The annual fishing ban has begun. There are also several restrictions on import of fish into Goa. Where is the Goan going to get his fish from?
Who is going to confirm that it is fit for consumption? For the Goans who cannot do without their daily piece of fish, these are questions that could haunt them for the next two months. The current status is that there are several restrictions on the import of fish into the State from other States, where the importers have to meet several guidelines. Only fish imported from the neighbouring districts of Goa, from Vengurla, Malwan, Ratnagiri and Karwar, have been excluded from the guidelines.
Fish during the ban period came from the East coast, from Odisha and Andhra Pradesh, as much of the West coast had imposed fishing bans of varying duration. With the restrictions in place, and given the experience of last year, will the fish purchased in the local market be safe to eat, is a question that is worrying Goans across the State.
There has been enough time to set up the fish testing laboratories. The issue flared up on July 12, last year after an FDA official raided trucks at the Margao wholesale fish market bringing fish from other States. The spot tests carried out on the fish samples had revealed the presence of formalin but the same samples sent to the FDA lab for testing showed that formalin was within permissible limits. Promises made since then to set up a state of the art laboratory for testing have remained just assurances. Even early this year, a minister had confirmed that financial approval had been given for the testing facility at the Margao market. There is no such laboratory, there is only a sub-office of the Export Inspection Agency that has been inaugurated. The agency was to monitor the quality of fish being imported.
Until July last year, Goans bought fish from the market without batting an eyelid, never bothering to question the freshness of the fish. They were aware that the fish during the fishing ban season was brought from outside the State, but believed that adequate precautions had been taken to ensure that the fish was safe to eat. But the fish import business has remained unregulated from ages, and there were no quality checks or testing that was undertaken. The formalin in fish scare changed this, and stringent measures introduced. It will not be advisable to dilute these, so in the absence of the promised laboratory what are the options in ensuring that the fish that lands in the markets of the State is formalin free?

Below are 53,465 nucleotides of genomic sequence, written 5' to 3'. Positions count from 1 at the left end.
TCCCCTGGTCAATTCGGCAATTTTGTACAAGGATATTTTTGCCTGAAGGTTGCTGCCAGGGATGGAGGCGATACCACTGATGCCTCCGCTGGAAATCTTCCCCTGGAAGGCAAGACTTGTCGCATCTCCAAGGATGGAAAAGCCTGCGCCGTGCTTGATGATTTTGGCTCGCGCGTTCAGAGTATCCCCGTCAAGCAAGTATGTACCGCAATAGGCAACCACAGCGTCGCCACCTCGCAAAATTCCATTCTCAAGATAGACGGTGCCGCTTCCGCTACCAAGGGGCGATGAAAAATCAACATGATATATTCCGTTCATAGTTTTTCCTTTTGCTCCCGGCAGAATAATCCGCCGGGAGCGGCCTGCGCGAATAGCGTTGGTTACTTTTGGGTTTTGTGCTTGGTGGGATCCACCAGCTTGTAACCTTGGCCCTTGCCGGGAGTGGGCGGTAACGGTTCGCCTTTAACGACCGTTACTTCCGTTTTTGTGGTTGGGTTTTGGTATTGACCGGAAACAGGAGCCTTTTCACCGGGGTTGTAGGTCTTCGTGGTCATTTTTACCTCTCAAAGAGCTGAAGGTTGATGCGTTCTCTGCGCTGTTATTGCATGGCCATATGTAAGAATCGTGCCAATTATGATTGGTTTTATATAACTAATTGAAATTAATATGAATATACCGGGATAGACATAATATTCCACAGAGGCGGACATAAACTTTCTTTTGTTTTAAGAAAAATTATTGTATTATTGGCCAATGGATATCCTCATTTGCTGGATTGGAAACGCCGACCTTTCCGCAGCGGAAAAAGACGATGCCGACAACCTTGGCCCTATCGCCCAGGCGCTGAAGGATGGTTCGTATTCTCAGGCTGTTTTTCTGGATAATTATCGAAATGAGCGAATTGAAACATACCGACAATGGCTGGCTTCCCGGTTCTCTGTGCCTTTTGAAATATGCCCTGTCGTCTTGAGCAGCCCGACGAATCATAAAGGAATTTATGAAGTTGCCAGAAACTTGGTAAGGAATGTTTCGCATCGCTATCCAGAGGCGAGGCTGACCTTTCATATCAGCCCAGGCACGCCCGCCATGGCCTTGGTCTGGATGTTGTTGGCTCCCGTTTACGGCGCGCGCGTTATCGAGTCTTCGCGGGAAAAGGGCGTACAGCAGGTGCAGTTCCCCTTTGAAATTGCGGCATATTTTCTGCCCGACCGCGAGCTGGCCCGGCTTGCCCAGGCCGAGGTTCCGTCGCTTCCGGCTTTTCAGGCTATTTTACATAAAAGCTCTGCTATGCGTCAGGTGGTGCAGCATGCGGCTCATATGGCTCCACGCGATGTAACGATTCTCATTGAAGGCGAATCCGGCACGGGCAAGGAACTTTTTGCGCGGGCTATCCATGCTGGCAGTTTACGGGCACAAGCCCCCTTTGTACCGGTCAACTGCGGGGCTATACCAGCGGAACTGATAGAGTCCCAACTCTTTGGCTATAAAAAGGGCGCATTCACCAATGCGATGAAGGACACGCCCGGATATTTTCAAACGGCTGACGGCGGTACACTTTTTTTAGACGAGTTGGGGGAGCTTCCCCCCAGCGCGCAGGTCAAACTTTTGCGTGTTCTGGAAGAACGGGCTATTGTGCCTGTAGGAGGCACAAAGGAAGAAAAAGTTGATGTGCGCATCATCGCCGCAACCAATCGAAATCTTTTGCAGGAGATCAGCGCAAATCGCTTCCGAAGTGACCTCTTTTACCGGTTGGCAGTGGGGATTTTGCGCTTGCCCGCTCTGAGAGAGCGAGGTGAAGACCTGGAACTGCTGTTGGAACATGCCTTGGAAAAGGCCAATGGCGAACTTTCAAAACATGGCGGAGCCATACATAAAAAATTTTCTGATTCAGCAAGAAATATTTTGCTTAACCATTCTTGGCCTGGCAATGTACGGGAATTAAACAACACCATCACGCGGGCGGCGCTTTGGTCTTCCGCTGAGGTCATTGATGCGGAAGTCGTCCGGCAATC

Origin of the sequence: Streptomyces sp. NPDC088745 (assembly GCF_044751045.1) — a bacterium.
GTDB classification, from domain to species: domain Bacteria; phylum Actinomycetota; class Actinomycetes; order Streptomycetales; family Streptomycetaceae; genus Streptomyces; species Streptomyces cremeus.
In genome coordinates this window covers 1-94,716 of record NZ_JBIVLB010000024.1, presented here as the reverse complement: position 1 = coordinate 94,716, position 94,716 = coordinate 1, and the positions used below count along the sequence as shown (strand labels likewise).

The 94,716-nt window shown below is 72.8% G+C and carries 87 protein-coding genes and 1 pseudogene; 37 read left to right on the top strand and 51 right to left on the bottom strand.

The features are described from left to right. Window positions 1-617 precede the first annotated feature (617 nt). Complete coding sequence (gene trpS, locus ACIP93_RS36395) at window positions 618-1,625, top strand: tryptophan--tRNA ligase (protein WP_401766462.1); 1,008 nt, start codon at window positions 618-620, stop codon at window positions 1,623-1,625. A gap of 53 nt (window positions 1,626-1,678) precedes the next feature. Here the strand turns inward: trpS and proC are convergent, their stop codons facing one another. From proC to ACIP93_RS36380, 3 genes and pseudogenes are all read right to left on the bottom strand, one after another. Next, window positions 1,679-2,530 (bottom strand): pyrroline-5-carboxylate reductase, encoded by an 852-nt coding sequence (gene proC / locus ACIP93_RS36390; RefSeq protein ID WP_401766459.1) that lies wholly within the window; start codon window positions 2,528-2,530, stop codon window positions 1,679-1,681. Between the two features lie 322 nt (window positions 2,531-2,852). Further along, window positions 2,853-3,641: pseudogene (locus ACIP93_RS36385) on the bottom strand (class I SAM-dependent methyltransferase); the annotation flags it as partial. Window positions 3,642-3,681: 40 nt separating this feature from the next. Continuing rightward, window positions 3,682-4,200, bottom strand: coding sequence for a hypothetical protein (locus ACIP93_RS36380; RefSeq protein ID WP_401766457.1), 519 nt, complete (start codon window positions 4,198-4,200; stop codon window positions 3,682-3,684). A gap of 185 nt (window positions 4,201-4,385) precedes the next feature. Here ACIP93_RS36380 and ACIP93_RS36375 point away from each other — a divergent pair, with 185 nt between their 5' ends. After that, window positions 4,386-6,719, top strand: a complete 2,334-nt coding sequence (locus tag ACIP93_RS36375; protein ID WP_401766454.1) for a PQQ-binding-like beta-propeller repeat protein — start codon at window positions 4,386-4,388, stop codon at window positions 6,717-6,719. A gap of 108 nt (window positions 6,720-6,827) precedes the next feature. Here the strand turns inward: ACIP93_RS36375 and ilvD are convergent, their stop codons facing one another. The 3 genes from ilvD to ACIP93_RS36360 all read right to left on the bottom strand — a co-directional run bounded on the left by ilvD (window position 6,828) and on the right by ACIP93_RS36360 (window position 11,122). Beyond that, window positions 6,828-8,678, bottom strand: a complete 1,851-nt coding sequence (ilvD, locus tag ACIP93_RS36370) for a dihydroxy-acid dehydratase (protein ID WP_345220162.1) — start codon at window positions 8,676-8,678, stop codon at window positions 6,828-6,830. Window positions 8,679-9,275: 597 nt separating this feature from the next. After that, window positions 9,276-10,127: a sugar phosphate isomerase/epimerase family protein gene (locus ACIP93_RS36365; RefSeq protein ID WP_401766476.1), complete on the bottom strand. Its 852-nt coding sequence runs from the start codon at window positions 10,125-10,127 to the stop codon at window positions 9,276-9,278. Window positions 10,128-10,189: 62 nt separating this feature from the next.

It wouldn’t do to dilute the restrictions that have been imposed on the import of fish that is effectively bringing an end to the illegal transportation of fish from other States. The action has been well with the law, so any move to amend it would merely serve to benefit the fish traders. It is the people who matter and whose interests must be kept above that of all others. Any move to weaken the guidelines will only lead to the doubts resurfacing.
To queries from Herald on the measures to ensure quality and safe fish during the ban, the Food and Drugs Administration Director said she would inform us later. Have ten months not been long enough to come up with a system to ensure the quality of fish? It is apparent that like all else has been pushed forward in the last year, this testing lab too has met the same fate. The lack of governance has not spared this aspect too. It is not just the possibility of fish that is preserved in formalin, but a governemnt that is incapacitated by it too.